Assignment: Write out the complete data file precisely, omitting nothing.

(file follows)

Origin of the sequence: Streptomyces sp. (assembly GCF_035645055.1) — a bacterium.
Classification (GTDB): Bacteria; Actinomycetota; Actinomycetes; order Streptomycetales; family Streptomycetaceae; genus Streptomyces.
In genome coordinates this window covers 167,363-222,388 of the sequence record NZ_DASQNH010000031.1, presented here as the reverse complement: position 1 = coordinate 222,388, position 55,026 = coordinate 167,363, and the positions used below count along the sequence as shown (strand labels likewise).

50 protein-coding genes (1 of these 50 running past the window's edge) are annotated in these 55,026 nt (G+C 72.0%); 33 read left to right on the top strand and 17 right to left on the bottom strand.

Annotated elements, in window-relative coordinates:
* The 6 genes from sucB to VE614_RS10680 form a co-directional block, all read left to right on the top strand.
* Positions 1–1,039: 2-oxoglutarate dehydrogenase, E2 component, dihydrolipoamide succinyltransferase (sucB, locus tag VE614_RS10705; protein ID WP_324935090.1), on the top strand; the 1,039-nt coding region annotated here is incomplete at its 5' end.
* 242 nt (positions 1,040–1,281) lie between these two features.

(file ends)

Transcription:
Origin of the sequence: Streptomyces sp. (assembly GCF_035645055.1) — a bacterium.
Classification (GTDB): Bacteria; Actinomycetota; Actinomycetes; order Streptomycetales; family Streptomycetaceae; genus Streptomyces.
In genome coordinates this window covers 167,363-222,388 of the sequence record NZ_DASQNH010000031.1, presented here as the reverse complement: position 1 = coordinate 222,388, position 55,026 = coordinate 167,363, and the positions used below count along the sequence as shown (strand labels likewise).

50 protein-coding genes (1 of these 50 running past the window's edge) are annotated in these 55,026 nt (G+C 72.0%); 33 read left to right on the top strand and 17 right to left on the bottom strand.

Annotated elements, in window-relative coordinates:
* The 6 genes from sucB to VE614_RS10680 form a co-directional block, all read left to right on the top strand.
* Positions 1–1,039: 2-oxoglutarate dehydrogenase, E2 component, dihydrolipoamide succinyltransferase (sucB, locus tag VE614_RS10705; protein ID WP_324935090.1), on the top strand; the 1,039-nt coding region annotated here is incomplete at its 5' end.
* 242 nt (positions 1,040–1,281) lie between these two features.